Good News from the UN

Rick Moran
An oxymoron to be sure. But since either a McCain or Obama presidency will no doubt continue the diplomacy track on Iran for the foreseeable future (unless something startling occurs) the election of three solid American allies to the Security Council can't hurt.

From the New York Times:

Japan easily drubbed Iran in the election on Friday for a two-year seat on the Security Council, while the recent financial meltdown in Iceland appeared to have contributed to its loss against Austria and Turkey in the heavily fought contest for two seats reserved for a group of mostly European countries.


Some Council members portrayed the lopsided vote against Iran, with Japan garnering 158 votes to Iran's 32, as an international referendum critical of the country's confrontational stance over its nuclear program.



"Its comprehensive defeat - a thrashing of Iran - is a very important signal of the whole membership's concern about Iran's actions," said Sir John Sawers, Britain's ambassador to the United Nations, a position echoed by the United States.



Ambassador Alejandro D. Wolff, the deputy permanent representative for the United States, said, "Hopefully they will understand that this means that there is no support from the international community for that type of behavior."


It was Dr. Johnson who opined that the "prospect of being hung in a fortnight concentrates the mind woderfully." The closer Iran gets to having the capability of building a bomb, the more fearful the world community gets and most of the UN appears to be backing the US play on this issue.

With action in the Security Council looming large in the future, having three good allies - Japan, Turkey, and Austria - voting on Iran can only help us.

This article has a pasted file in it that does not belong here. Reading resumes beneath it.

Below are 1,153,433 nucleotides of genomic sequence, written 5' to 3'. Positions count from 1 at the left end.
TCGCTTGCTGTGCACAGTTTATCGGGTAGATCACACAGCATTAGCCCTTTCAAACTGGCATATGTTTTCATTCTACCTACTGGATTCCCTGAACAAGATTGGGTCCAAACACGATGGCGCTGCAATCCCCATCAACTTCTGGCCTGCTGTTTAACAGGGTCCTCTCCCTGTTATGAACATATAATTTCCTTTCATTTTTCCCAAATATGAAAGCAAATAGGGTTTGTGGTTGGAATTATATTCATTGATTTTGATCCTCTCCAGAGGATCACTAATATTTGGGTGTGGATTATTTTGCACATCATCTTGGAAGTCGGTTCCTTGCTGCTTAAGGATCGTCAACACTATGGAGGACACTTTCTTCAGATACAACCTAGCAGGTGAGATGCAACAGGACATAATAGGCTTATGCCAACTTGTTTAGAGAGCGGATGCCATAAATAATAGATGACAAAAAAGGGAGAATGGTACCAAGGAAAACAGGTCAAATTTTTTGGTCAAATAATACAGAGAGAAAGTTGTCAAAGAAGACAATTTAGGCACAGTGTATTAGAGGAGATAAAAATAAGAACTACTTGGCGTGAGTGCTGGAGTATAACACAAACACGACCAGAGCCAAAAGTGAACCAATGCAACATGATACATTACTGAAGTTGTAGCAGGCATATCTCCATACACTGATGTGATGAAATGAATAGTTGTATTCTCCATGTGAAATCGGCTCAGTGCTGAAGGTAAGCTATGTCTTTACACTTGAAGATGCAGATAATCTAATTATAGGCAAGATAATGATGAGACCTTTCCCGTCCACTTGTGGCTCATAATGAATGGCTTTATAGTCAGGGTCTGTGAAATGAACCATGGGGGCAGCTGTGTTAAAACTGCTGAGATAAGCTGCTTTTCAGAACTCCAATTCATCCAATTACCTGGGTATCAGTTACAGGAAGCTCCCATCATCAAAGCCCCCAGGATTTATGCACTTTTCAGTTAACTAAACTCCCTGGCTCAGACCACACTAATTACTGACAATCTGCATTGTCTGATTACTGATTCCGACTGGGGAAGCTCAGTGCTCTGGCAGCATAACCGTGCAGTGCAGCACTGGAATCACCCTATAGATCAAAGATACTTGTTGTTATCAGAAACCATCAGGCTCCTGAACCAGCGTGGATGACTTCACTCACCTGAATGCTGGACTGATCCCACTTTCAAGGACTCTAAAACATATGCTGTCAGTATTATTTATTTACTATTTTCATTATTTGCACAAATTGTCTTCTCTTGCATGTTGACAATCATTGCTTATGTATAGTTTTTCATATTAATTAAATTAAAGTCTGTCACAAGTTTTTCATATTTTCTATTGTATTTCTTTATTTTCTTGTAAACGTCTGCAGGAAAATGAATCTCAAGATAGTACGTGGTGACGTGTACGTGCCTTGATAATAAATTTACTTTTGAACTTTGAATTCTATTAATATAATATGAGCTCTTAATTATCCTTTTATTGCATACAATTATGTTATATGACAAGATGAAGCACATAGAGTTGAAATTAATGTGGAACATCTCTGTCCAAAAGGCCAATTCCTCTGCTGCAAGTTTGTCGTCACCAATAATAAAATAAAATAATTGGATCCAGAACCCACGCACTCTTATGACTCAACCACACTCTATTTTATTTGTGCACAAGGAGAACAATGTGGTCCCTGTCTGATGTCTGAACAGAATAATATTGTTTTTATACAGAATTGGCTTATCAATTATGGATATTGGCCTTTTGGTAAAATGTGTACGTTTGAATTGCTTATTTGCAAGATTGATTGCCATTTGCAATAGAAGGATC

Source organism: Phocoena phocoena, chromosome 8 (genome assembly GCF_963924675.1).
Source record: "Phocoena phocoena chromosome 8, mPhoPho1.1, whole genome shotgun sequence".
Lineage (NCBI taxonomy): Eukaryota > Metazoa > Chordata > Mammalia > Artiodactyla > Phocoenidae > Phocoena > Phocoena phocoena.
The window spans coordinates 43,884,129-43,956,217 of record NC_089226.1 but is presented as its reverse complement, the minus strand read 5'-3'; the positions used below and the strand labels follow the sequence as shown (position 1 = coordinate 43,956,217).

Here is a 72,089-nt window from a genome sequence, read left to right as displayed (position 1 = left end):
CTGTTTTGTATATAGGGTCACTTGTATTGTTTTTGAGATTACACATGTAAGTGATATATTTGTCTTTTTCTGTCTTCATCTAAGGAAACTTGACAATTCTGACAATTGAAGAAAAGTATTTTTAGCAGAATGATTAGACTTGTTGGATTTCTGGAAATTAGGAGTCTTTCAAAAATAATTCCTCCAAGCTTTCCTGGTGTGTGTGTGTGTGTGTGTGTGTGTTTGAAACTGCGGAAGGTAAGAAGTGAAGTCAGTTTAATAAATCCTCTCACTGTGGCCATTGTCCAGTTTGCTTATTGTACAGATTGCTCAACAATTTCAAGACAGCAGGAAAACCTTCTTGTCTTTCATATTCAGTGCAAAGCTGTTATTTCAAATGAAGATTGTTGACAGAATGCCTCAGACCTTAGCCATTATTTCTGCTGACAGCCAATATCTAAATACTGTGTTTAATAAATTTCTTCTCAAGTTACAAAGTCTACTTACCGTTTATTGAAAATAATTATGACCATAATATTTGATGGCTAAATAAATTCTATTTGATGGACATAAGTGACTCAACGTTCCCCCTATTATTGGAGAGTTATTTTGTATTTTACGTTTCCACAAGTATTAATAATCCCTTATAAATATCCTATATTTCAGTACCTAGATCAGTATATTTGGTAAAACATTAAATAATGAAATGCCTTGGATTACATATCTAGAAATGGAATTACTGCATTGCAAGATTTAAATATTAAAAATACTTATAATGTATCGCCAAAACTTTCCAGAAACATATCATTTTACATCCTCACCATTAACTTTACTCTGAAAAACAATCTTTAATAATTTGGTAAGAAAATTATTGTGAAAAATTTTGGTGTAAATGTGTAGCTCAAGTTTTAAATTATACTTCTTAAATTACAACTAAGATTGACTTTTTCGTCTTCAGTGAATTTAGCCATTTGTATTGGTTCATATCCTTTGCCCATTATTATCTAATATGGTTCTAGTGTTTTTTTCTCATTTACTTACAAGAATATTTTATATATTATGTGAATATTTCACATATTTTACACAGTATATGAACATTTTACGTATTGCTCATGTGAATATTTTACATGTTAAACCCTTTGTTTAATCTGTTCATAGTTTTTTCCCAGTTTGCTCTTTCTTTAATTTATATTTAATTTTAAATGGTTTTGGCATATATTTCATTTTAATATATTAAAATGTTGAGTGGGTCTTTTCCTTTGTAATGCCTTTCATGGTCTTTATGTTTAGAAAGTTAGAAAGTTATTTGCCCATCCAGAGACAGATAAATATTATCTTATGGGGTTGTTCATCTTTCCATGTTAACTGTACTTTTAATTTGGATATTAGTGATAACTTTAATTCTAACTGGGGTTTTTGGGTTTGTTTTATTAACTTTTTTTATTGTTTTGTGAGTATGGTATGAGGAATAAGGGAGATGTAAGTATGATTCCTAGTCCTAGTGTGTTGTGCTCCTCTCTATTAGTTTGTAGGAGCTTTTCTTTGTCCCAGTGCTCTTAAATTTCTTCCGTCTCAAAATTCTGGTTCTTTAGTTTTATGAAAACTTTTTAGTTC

An oxymoron to be sure. But since either a McCain or Obama presidency will no doubt continue the diplomacy track on Iran for the foreseeable future (unless something startling occurs) the election of three solid American allies to the Security Council can't hurt.

From the New York Times:

Japan easily drubbed Iran in the election on Friday for a two-year seat on the Security Council, while the recent financial meltdown in Iceland appeared to have contributed to its loss against Austria and Turkey in the heavily fought contest for two seats reserved for a group of mostly European countries.


Some Council members portrayed the lopsided vote against Iran, with Japan garnering 158 votes to Iran's 32, as an international referendum critical of the country's confrontational stance over its nuclear program.



"Its comprehensive defeat - a thrashing of Iran - is a very important signal of the whole membership's concern about Iran's actions," said Sir John Sawers, Britain's ambassador to the United Nations, a position echoed by the United States.



Ambassador Alejandro D. Wolff, the deputy permanent representative for the United States, said, "Hopefully they will understand that this means that there is no support from the international community for that type of behavior."


It was Dr. Johnson who opined that the "prospect of being hung in a fortnight concentrates the mind woderfully." The closer Iran gets to having the capability of building a bomb, the more fearful the world community gets and most of the UN appears to be backing the US play on this issue.

With action in the Security Council looming large in the future, having three good allies - Japan, Turkey, and Austria - voting on Iran can only help us.